Reply to every user review to show potential users you have a development team that cares.
Reply to every user review to show potential users you have a development team that cares. Source: Camera360 on App Store.

One of the best ways to ensure that your rating stays high and keeps improving is replying to your user reviews. App users like to see that developers listen to their feedback and fix any of the bugs they are experiencing. Users who leave a negative review will most of the time change it to a positive one after receiving a developer response. You can easily reply to reviews using the App Radar Ratings and Review Management tool. Take advantage of reply templates to respond more promptly and also in a consistent brand voice

In addition, user reviews can provide useful insights into how you can further improve your app. For example, users may suggest adding a new feature or a way to better an existing one.

Extend Your App Name or Title 

The App Name (iOS) or Title (Android) is obviously crucial to your growth. But it may not be in the ways that you think. Naturally, the name of your app is going to be important. Pick a name that is recognizable and easy to pronounce. Wait really? Yes, really! App names that are difficult to pronounce are challenging to remember. People are also not searching for misspelled words in the app stores. So if you want your app name to be, say, Journals. Don’t get too crazy and end up with Journalz instead.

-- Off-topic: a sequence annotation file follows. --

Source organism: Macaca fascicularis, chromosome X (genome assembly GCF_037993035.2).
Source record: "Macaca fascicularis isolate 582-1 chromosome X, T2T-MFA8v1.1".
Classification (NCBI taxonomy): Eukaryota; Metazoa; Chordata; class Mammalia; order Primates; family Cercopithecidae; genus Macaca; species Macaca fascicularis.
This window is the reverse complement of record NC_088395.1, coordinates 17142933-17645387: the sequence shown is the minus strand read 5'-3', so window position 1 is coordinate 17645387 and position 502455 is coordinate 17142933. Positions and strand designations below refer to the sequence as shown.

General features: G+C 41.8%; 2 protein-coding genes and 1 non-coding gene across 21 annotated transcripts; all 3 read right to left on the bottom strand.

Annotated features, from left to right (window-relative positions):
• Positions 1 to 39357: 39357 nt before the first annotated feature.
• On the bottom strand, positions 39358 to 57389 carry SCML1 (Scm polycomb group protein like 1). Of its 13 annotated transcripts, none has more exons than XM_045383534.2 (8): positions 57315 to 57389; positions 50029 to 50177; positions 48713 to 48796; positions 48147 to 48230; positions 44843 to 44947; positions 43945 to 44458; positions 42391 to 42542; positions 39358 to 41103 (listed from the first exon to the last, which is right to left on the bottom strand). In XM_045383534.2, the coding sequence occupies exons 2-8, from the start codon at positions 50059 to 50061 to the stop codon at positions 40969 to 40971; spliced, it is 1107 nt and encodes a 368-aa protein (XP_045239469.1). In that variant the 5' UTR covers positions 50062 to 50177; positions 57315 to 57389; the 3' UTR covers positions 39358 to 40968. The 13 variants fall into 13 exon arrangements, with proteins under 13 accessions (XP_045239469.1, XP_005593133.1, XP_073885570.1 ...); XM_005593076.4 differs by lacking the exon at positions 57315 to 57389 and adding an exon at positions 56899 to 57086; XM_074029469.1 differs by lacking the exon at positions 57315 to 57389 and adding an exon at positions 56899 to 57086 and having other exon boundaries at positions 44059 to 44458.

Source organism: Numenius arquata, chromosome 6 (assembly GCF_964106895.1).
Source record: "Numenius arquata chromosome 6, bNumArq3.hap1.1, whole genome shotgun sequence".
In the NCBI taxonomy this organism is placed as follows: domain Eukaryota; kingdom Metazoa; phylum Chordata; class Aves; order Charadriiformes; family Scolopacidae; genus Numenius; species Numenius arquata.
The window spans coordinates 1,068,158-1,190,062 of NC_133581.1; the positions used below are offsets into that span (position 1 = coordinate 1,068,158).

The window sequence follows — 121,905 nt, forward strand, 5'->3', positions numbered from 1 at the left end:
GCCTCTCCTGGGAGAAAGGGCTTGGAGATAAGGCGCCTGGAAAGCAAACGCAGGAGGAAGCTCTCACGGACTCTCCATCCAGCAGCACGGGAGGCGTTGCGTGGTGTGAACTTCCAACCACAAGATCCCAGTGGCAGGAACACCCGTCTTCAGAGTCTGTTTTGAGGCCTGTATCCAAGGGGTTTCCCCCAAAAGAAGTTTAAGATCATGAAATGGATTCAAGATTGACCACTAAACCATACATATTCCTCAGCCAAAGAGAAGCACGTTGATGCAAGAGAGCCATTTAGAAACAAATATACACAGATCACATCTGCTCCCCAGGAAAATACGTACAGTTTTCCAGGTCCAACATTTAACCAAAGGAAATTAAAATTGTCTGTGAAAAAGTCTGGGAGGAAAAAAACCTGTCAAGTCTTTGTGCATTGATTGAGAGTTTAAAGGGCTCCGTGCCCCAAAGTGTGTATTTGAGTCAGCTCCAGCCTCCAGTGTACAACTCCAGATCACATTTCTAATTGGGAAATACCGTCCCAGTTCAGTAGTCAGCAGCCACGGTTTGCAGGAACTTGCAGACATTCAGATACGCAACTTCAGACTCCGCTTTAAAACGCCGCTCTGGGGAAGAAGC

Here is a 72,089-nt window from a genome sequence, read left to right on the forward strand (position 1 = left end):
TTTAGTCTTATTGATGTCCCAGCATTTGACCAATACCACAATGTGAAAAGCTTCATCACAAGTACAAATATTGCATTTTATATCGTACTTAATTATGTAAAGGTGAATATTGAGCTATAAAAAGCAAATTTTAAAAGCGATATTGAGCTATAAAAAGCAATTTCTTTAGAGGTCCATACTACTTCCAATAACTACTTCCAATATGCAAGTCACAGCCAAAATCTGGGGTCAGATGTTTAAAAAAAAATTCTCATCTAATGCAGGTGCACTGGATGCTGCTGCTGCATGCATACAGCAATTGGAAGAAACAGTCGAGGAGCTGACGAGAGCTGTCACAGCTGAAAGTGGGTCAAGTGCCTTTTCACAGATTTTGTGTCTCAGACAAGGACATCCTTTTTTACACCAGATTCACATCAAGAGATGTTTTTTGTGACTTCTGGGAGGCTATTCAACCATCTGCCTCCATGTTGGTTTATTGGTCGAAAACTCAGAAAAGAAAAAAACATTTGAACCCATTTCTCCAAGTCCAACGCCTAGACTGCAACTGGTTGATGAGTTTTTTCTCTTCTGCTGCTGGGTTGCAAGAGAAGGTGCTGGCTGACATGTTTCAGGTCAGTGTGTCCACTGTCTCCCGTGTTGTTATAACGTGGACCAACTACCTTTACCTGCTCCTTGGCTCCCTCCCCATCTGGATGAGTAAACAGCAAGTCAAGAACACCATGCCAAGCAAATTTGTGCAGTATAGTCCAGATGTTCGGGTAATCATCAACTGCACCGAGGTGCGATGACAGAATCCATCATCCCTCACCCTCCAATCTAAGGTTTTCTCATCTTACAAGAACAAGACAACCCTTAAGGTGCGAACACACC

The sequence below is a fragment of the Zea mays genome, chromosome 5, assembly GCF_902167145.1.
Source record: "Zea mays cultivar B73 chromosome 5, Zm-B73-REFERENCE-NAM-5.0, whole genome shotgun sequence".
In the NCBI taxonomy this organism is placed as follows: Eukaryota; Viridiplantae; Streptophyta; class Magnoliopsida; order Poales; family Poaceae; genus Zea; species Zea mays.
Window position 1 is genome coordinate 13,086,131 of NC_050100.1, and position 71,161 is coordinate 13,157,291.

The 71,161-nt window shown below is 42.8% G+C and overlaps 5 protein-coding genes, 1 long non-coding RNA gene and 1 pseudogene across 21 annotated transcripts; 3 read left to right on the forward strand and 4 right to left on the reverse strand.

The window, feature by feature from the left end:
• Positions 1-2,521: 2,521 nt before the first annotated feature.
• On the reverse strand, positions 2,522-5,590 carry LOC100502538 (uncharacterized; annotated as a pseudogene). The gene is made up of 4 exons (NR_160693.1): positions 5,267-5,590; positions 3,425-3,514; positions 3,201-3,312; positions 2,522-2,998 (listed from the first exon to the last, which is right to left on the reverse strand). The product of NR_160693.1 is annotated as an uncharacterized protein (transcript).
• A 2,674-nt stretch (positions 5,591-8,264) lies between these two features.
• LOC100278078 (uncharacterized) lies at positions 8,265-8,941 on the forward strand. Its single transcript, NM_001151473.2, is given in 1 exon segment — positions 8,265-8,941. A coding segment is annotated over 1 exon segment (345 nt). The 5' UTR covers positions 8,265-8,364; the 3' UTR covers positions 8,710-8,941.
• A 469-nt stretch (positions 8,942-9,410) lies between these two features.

These apps extended their app names to include helpful and relevant keywords.
These apps extended their app names to include helpful and relevant keywords. Source: App Store.

 

App Store allows 30 characters for the App Name, and Google allows 50. Unless the name that you chose is super long, chances are you have a good amount of character count left in the field. Do not waste this precious space! Add keywords that people would use to search for and describe your app. Then people can know right away what your app does by just looking at the app name, and you’ll rank higher for these keywords. 

You can learn more about developing an effective app keyword strategy with App Radar’s App Store Optimization Academy